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An old-fashioned industry with some very forward-thinking perks

With its unusual workplace perks — and forward-looking name — one could mistake New Age Transportation for a hot-shot startup.

But the third-party freight broker, based in Lake Zurich, is nearly a quarter-century old. Among the work-life benefits at New Age:

—When moms return to work, they can bring their babies with them for four months.

—The company celebrates employee birthdays by holding barbecues on the deck. When customers’ birthdays arrive, New Age staff calls them and belt out the “Happy Birthday” song.

—Among thank-you gifts all 45 of workers have received from founder and CEO Carolyn Gable are iPads and Bose stereos — through which workers blast their favorite tune when they book a truckload of business.

“We love that people get excited about what they’re doing and are excited about their wins,” Gable says.

Creating a winning workplace culture has been key to the 24-year-old company’s longevity and success, says Gable, who will be honored as Entrepreneurial Woman of the Year at the Women’s Business Development Center’s annual Entrepreneurial Woman’s Conference on Thursday at Chicago’s McCormick Place.

“These people they give their whole life to me, to New Age,” she says. “They come in every single day and work 40 hours, 50 hours a week. My responsibility is to create an environment where they can grow, where they can feel they have a purpose” and where hard work and fun are in the mix.

That roadmap has helped New Age attract and retain high-quality service-centered employees that have helped her land and keep customers and build a nearly $25 million enterprise, she says.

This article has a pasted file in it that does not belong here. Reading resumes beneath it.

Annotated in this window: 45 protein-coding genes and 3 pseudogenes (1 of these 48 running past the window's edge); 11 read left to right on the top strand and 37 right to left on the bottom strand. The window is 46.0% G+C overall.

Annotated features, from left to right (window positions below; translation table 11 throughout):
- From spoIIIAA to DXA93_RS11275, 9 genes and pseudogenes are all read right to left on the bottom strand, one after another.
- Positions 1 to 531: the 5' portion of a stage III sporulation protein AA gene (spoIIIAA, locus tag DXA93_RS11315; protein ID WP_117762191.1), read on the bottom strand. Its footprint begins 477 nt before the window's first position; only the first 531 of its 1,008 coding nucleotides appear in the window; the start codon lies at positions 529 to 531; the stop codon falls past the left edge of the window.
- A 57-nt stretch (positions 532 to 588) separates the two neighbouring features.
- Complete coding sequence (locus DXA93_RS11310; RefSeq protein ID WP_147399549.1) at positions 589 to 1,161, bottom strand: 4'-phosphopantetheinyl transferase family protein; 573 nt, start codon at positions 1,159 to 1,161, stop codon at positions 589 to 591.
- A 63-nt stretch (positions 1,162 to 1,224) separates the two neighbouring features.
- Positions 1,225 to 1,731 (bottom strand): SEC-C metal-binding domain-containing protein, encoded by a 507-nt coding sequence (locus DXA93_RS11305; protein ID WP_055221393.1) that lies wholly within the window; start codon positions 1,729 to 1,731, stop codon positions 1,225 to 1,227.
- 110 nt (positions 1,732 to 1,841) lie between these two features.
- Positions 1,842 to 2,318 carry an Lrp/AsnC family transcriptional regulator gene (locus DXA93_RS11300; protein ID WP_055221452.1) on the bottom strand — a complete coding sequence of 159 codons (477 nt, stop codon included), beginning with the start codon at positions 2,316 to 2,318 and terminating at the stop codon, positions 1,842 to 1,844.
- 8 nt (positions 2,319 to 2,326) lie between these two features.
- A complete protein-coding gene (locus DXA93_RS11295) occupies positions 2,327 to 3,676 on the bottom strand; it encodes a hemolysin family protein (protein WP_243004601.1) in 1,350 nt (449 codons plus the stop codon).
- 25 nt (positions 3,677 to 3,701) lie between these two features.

New Age matches trucking lines seeking customers with companies that have freight to move and provides warehousing, distribution, logistics and consulting services.

Gable entered the industry after waiting tables for 12 years.

“I was desperate to get out of waitressing,” she says. So she got a job as a customer service representative at a freight company.

“I loved it,” she says. “A lot of times you go into certain companies and they’re like Stepford wives — they’re all the same. I would go crazy there. In this industry, you can call on 20 different companies in one day and they’re really different.”

Gable was promoted to sales and later worked for a couple of other freight companies before deciding to launch New Age.

What sets the company apart?

“At lot of my competitors have a rep that comes in that sets you up and gives you pricing, and then you’re part of an automated system,” she says. “You go into the cloud.

“We still have people here on the other end of the line, and there’s still a huge market for that. People like dealing with people and [knowing] there’s a person that’s going to watch [their freight] all the way through until it’s delivered.”


Carolyn Gable has a few tips for creating a winning workplace culture and successful enterprise:

—Engage your employees. And recognize some of the best managers are those who have come up through the ranks. In the next month, Gable plans to meet individually with every employee “in a relaxed setting to ask, ‘What’s going on with you, are you happy in your position and where do you want to go, where do you see yourself?’” she says. “I’m all about bringing up people to the greatest potential they have.”

—Don’t lie. Your reputation always precedes you.

—Stop asking for business “even if it’s a customer you’ve had for a long time,” she says. “They may have other opportunities.”

ABOVE: New Age Transportation’s Carolyn Gable is the Entrepreneurial Woman of the Year. Photo by Heath Sharp